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Zebra Midge

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The Thread Midge was created in a tool shed in Scottsdale, Arizona, in 1996. "I was a production tier at the time and, after staying up all night to complete a large order for Wendy Gunn of Lee's Ferry, I had an hour to wait for the mailman to pick up an order of Brassies, Pheasant Tails, and scads of chironomids.

Tired and not sure what I was going to tie next, I put a bead on a hook, with a little lead under the bead to hold it straight, applied some wire behind the bead and wrapped the thread on it. Voila! I tied 12 copper heads with copper wire and 12 silver beads with silver wire and included them in Wendy's order. I asked her to pass a few to her guides.

A couple days later I drove up to the Ferry to collect a check and to go fishing. When I got to the fly shop I was approached by one of her guides, who asked if I had any more of those copper and silver flies. I said no and asked why. He said the fish were swimming across the river for those flies. When Wendy heard this she ordered 200 of each and it went from there. After a few days, Wendy called and asked me to apply different colors of thread to the body. I had no idea that this particular fly would become so productive and popular at such a rapid rate. Now the Zebra Midge is a staple here at Lee's Ferry."...Ted (AKA Deadly Teddly) Wellington Marble Canyon, Arizona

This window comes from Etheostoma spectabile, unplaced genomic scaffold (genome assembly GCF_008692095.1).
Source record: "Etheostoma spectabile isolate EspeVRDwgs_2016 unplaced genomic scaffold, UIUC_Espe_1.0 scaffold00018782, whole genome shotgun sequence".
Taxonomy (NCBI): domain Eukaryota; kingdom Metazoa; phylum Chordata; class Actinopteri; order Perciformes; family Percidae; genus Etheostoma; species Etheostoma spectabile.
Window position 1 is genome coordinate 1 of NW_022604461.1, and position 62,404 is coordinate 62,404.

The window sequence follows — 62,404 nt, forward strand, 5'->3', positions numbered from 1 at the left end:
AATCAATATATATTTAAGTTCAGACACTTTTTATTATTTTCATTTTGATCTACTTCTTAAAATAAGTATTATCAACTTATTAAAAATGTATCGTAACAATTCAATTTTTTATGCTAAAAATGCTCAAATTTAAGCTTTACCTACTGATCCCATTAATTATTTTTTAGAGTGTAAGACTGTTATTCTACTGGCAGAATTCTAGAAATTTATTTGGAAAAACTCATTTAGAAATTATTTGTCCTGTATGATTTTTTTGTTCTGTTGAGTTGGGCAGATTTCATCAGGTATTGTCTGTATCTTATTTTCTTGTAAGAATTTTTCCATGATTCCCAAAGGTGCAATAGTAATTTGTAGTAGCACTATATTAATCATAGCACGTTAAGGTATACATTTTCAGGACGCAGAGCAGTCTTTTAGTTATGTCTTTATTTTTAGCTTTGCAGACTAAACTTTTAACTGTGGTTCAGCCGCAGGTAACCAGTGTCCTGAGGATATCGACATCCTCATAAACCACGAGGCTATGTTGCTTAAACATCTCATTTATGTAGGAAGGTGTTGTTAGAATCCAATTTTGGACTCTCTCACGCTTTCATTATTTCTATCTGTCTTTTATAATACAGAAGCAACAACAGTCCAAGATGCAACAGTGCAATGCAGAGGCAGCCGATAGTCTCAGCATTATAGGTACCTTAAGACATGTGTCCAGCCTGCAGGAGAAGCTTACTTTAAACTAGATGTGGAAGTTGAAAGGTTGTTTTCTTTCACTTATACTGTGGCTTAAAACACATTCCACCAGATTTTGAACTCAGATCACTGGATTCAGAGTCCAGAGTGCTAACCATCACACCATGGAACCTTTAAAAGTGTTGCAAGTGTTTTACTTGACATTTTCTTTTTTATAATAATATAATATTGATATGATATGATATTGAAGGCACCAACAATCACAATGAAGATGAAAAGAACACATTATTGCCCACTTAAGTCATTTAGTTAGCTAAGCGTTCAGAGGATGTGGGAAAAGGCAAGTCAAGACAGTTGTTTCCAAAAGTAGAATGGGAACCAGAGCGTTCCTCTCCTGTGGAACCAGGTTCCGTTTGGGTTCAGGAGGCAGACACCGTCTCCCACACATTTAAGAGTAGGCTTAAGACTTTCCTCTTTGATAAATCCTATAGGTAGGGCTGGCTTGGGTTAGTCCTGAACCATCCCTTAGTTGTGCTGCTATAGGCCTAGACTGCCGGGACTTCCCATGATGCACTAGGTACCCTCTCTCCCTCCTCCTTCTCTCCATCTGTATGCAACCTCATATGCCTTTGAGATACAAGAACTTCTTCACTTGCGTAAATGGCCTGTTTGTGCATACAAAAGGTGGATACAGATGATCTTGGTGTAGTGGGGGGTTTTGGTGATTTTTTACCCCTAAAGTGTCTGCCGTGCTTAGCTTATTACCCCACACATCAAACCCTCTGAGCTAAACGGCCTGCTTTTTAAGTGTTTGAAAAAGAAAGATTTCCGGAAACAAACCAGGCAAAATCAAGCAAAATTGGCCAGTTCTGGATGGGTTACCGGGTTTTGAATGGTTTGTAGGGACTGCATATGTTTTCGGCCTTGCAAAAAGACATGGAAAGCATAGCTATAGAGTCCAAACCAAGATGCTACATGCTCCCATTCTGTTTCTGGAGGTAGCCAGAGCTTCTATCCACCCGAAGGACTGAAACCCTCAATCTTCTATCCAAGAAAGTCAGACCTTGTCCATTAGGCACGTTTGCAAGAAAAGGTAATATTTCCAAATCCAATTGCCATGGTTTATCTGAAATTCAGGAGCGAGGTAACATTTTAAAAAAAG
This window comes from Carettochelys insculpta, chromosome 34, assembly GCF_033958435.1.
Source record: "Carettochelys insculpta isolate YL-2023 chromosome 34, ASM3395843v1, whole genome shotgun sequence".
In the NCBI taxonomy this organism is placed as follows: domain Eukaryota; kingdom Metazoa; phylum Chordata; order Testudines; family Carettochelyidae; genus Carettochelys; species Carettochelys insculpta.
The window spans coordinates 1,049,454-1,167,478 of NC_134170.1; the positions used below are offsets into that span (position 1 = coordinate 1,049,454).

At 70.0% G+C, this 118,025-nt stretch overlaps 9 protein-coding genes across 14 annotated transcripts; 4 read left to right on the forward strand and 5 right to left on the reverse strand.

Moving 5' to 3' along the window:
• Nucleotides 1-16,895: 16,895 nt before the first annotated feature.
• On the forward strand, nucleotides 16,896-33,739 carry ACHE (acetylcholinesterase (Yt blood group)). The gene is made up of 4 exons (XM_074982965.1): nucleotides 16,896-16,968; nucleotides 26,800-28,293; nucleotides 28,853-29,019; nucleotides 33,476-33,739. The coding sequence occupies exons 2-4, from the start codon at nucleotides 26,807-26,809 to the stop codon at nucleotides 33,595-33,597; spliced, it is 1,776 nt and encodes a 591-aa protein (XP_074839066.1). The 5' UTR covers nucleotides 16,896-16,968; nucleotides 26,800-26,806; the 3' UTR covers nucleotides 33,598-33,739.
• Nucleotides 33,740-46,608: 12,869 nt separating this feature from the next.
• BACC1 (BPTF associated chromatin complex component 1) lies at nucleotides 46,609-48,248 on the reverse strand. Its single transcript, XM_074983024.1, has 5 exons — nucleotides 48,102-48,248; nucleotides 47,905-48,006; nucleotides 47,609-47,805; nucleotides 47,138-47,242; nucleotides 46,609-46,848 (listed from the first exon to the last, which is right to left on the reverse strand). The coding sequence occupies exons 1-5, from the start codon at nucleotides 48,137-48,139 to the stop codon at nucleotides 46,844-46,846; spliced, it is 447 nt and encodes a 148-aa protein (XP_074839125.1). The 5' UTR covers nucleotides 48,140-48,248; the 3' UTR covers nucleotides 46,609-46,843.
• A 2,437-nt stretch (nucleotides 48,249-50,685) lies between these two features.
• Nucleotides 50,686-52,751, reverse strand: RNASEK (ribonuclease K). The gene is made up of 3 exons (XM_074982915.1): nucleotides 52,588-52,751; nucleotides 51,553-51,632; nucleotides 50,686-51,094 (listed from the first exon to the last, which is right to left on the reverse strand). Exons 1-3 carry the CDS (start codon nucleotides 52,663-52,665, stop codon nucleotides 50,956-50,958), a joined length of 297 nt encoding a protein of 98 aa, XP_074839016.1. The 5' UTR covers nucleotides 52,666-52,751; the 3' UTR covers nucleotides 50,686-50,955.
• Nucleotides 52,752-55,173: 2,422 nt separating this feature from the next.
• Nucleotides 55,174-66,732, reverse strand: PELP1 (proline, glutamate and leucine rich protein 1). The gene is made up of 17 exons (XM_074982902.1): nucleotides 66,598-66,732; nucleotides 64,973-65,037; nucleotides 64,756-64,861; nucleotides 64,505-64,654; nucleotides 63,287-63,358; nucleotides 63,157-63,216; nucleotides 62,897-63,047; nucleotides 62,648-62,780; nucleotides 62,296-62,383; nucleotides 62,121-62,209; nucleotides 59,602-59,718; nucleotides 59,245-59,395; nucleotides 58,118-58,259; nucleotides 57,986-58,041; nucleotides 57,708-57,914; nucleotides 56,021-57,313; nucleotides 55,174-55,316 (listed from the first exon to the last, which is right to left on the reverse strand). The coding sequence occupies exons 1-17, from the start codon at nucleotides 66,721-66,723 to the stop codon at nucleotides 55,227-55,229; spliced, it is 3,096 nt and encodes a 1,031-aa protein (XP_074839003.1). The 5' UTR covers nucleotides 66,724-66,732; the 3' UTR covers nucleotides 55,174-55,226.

Printable Version


Hook:Dai-Riki 060, Tiemco 2488 or Dai-Riki 125
Thread:8/0 Black
Body:Black Thread
Bead:Silver 5/64 tungsten or 1/16 tungsten for smaller than #18
Gills:White Antron Yarn

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Tying Instructions

  1. Mount the bead backward on the hook. (The drill side would then be toward the eye. This will allow the bead to slide over the front gills.)
  2. Place the hook in the vice and start the thread behind the eye in front of the bead.
  3. Tie in five or six strands of antron yarn about 1-1/2 in length.
  4. Whip finish, cut off and slide the bead over the yarn.
  5. Start the thread behind the bead and wind down a distance of about half of the hook shank
  6. Cut off the front gills to length. The remainder of the yarn should be tied in behind the bead (will form back gill).
  7. Tie in a piece of fine silver wire. Wrap the thread over both the wire and antron yarn (back gill) to the bend or slightly beyond.
  8. Bring the thread back to a point behind the bead (Form a tapered body).
  9. Wrap the wire to a point behind the bead (no more than 5-6 wraps).
  10. Tie off the wire and whip finish.

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